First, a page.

Demand for spinach (Spinacia oleracea L.) has increased over the past few decades and has long been a staple of CSAs (community-supported agriculture), farmers' markets, and direct-to-consumer markets. Currently, China produces upwards of 90% of the global market share. The United States follows in a distant second, with a handful of states (California, Arizona, Texas, and New Jersey) producing 90% of its share. Spinach is a quick-maturing crop that requires mild to cool temperatures to optimize growth, which limits its field production areas. When a large proportion of production is placed in a finite region, demand will, in due course, outpace supply as resources are depleted from the region. This inevitability creates opportunity. Enter controlled environment agriculture, commonly acronymized as CEA.

Spinach is among the most nutrient-dense of all vegetables, and consumers have come to expect a high-quality product. This makes spinach a high-value crop that is ideal for CEA production. Yet, year-round production is not popular in CEA. That is because spinach production in CEA facilities comes with challenges. Growers have cited issues from germination to foliar and root disease as inherent deterrents.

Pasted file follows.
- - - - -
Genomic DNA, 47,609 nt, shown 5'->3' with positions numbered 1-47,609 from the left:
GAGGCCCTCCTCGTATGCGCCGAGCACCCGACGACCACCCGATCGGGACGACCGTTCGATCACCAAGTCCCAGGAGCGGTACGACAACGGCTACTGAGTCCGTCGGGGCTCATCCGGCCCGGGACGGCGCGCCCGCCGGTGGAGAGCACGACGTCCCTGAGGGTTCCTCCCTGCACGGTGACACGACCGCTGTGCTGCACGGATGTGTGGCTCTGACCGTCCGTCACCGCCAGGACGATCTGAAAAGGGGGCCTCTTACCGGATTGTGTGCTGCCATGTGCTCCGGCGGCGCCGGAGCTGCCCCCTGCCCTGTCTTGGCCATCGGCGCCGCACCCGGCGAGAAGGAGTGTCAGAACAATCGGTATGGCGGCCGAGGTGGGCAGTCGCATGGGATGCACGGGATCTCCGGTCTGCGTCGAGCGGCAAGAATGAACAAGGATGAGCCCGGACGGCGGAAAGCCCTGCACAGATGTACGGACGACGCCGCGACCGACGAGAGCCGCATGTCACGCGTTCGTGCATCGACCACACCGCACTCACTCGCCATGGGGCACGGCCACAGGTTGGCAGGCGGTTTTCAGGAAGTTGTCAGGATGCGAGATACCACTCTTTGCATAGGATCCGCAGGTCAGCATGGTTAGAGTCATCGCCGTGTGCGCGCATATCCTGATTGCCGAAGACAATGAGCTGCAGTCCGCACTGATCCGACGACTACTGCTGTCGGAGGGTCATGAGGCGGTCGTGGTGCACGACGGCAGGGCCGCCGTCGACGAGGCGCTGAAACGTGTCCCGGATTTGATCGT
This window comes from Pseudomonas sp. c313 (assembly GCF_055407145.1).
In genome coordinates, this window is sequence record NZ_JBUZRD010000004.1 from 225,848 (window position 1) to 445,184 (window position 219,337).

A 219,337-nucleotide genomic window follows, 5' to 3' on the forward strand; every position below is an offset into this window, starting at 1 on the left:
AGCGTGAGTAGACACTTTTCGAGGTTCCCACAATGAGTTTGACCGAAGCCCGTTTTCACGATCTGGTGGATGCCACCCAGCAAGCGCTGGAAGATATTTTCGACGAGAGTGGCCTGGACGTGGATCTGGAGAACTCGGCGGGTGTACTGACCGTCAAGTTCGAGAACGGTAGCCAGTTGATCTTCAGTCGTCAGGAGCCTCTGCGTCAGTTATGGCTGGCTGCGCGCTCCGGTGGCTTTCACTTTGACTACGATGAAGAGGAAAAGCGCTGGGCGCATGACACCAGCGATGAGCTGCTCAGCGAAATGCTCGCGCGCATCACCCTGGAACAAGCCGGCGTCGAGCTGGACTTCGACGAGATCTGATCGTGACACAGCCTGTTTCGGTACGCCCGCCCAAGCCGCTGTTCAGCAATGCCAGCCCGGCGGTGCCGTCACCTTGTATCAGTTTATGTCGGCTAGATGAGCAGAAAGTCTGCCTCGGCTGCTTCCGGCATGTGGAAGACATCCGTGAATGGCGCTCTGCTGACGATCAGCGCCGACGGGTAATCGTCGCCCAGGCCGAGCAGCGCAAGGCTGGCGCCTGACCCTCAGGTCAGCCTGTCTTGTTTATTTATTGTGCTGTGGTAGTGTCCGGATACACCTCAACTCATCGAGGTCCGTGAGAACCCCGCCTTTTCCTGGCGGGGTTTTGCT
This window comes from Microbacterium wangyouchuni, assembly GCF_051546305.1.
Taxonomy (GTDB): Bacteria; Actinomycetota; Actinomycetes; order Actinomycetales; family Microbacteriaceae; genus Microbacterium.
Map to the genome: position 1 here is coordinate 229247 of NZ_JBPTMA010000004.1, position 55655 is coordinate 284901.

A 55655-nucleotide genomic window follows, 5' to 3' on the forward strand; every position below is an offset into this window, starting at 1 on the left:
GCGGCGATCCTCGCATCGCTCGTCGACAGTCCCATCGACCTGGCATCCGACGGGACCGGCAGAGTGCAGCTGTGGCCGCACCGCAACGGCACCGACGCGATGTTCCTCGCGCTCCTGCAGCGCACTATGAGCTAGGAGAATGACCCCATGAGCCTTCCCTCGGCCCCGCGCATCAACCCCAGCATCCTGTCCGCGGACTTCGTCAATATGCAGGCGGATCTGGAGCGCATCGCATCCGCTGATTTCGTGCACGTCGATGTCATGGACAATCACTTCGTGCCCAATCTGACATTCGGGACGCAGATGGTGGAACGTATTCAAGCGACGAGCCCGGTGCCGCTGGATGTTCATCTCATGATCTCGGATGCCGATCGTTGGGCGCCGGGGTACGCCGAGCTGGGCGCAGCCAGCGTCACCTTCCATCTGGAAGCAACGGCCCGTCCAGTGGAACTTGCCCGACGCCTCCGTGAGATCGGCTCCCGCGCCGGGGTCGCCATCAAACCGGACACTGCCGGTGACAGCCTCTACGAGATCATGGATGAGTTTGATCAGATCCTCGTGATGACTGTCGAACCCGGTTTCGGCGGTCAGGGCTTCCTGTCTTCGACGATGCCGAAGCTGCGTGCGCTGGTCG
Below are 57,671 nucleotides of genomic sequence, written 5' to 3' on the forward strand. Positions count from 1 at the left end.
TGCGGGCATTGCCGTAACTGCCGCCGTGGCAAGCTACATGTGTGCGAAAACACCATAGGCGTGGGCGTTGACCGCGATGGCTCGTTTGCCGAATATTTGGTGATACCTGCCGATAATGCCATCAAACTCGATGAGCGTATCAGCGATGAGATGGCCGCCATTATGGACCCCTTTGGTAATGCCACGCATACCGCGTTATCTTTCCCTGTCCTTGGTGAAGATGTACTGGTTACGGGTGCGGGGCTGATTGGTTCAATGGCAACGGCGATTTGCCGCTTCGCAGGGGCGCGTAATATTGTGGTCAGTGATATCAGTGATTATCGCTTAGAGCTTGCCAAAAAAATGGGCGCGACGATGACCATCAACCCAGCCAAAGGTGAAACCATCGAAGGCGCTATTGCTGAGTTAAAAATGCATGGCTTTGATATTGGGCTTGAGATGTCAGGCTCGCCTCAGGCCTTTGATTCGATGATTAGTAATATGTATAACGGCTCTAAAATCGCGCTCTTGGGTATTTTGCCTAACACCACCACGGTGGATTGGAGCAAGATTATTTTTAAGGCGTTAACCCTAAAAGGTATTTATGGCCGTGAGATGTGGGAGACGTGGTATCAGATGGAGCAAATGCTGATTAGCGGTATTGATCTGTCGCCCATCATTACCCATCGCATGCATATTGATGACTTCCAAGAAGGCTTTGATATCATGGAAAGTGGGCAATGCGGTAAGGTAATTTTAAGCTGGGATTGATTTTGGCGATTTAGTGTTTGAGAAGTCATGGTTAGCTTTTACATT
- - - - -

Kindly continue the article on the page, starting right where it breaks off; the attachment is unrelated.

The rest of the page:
Researchers from across the US are collaborating to address challenges like the one previously described. The goal is to help industry CEA growers overcome the barriers that inhibit spinach cultivation and profitability. The initial approach to this research project is prioritizing the challenges that need to be addressed through a brief questionnaire. We invite industry professionals and researchers who have interest in CEA spinach cultivation to complete a brief survey to help guide the principles of the project to create tangible results that could have immediate impacts on cultivators globally.

Completion of the survey takes approximately 5 – 10 minutes, and all data will be collected anonymously and disseminated publicly.

For more information:
Lead researcher
Dr. Nathan Eylands; University of Minnesota
neylands@umn.edu
Link to the survey